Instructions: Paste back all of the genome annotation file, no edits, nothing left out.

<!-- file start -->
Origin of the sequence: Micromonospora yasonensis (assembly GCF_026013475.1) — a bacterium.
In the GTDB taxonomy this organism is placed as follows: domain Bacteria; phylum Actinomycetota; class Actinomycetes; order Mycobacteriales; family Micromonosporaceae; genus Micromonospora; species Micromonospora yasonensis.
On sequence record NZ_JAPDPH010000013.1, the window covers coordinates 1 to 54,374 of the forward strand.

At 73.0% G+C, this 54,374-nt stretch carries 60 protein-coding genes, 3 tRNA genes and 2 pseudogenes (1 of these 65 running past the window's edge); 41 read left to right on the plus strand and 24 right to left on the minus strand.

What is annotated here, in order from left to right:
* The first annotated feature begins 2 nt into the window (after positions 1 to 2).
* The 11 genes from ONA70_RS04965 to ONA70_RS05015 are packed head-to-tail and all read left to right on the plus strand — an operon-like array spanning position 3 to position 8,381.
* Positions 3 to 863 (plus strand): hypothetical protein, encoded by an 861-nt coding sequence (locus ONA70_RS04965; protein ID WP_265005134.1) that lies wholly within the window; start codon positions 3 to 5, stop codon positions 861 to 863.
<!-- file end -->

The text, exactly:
Origin of the sequence: Micromonospora yasonensis (assembly GCF_026013475.1) — a bacterium.
In the GTDB taxonomy this organism is placed as follows: domain Bacteria; phylum Actinomycetota; class Actinomycetes; order Mycobacteriales; family Micromonosporaceae; genus Micromonospora; species Micromonospora yasonensis.
On sequence record NZ_JAPDPH010000013.1, the window covers coordinates 1 to 54,374 of the forward strand.

At 73.0% G+C, this 54,374-nt stretch carries 60 protein-coding genes, 3 tRNA genes and 2 pseudogenes (1 of these 65 running past the window's edge); 41 read left to right on the plus strand and 24 right to left on the minus strand.

What is annotated here, in order from left to right:
* The first annotated feature begins 2 nt into the window (after positions 1 to 2).
* The 11 genes from ONA70_RS04965 to ONA70_RS05015 are packed head-to-tail and all read left to right on the plus strand — an operon-like array spanning position 3 to position 8,381.
* Positions 3 to 863 (plus strand): hypothetical protein, encoded by an 861-nt coding sequence (locus ONA70_RS04965; protein ID WP_265005134.1) that lies wholly within the window; start codon positions 3 to 5, stop codon positions 861 to 863.